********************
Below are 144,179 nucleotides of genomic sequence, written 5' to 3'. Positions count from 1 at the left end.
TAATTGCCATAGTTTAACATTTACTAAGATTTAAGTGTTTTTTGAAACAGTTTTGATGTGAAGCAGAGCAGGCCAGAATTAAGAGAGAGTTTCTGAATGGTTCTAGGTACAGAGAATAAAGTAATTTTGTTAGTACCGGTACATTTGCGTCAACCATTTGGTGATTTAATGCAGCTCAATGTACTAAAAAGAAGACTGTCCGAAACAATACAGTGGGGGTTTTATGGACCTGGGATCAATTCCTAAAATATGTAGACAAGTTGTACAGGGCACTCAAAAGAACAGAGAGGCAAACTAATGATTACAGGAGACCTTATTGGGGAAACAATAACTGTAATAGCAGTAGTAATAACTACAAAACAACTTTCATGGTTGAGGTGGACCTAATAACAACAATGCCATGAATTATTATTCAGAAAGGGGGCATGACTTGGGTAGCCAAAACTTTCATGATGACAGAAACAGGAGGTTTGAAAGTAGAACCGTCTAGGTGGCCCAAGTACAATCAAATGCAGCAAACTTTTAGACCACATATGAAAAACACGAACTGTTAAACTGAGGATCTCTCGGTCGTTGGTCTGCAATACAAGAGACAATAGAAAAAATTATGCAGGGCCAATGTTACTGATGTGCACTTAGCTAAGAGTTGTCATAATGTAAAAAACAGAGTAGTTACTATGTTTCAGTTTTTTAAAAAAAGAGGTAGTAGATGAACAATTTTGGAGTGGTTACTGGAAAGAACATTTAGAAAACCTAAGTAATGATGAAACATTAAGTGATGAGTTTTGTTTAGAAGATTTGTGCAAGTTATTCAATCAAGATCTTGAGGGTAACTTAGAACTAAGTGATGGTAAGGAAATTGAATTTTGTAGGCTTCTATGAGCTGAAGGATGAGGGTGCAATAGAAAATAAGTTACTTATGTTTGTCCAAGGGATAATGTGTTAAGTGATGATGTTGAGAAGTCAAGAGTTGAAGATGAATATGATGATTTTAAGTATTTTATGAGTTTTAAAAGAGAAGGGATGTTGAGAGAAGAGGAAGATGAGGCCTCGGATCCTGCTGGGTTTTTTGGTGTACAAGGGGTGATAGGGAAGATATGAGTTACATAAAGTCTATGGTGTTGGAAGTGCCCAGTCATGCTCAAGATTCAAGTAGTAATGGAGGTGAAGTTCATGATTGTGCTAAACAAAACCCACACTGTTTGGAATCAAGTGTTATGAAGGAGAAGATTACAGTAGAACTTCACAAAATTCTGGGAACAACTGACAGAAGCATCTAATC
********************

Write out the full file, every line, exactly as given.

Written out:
Below are 144,179 nucleotides of genomic sequence, written 5' to 3'. Positions count from 1 at the left end.
TAATTGCCATAGTTTAACATTTACTAAGATTTAAGTGTTTTTTGAAACAGTTTTGATGTGAAGCAGAGCAGGCCAGAATTAAGAGAGAGTTTCTGAATGGTTCTAGGTACAGAGAATAAAGTAATTTTGTTAGTACCGGTACATTTGCGTCAACCATTTGGTGATTTAATGCAGCTCAATGTACTAAAAAGAAGACTGTCCGAAACAATACAGTGGGGGTTTTATGGACCTGGGATCAATTCCTAAAATATGTAGACAAGTTGTACAGGGCACTCAAAAGAACAGAGAGGCAAACTAATGATTACAGGAGACCTTATTGGGGAAACAATAACTGTAATAGCAGTAGTAATAACTACAAAACAACTTTCATGGTTGAGGTGGACCTAATAACAACAATGCCATGAATTATTATTCAGAAAGGGGGCATGACTTGGGTAGCCAAAACTTTCATGATGACAGAAACAGGAGGTTTGAAAGTAGAACCGTCTAGGTGGCCCAAGTACAATCAAATGCAGCAAACTTTTAGACCACATATGAAAAACACGAACTGTTAAACTGAGGATCTCTCGGTCGTTGGTCTGCAATACAAGAGACAATAGAAAAAATTATGCAGGGCCAATGTTACTGATGTGCACTTAGCTAAGAGTTGTCATAATGTAAAAAACAGAGTAGTTACTATGTTTCAGTTTTTTAAAAAAAGAGGTAGTAGATGAACAATTTTGGAGTGGTTACTGGAAAGAACATTTAGAAAACCTAAGTAATGATGAAACATTAAGTGATGAGTTTTGTTTAGAAGATTTGTGCAAGTTATTCAATCAAGATCTTGAGGGTAACTTAGAACTAAGTGATGGTAAGGAAATTGAATTTTGTAGGCTTCTATGAGCTGAAGGATGAGGGTGCAATAGAAAATAAGTTACTTATGTTTGTCCAAGGGATAATGTGTTAAGTGATGATGTTGAGAAGTCAAGAGTTGAAGATGAATATGATGATTTTAAGTATTTTATGAGTTTTAAAAGAGAAGGGATGTTGAGAGAAGAGGAAGATGAGGCCTCGGATCCTGCTGGGTTTTTTGGTGTACAAGGGGTGATAGGGAAGATATGAGTTACATAAAGTCTATGGTGTTGGAAGTGCCCAGTCATGCTCAAGATTCAAGTAGTAATGGAGGTGAAGTTCATGATTGTGCTAAACAAAACCCACACTGTTTGGAATCAAGTGTTATGAAGGAGAAGATTACAGTAGAACTTCACAAAATTCTGGGAACAACTGACAGAAGCATCTAATC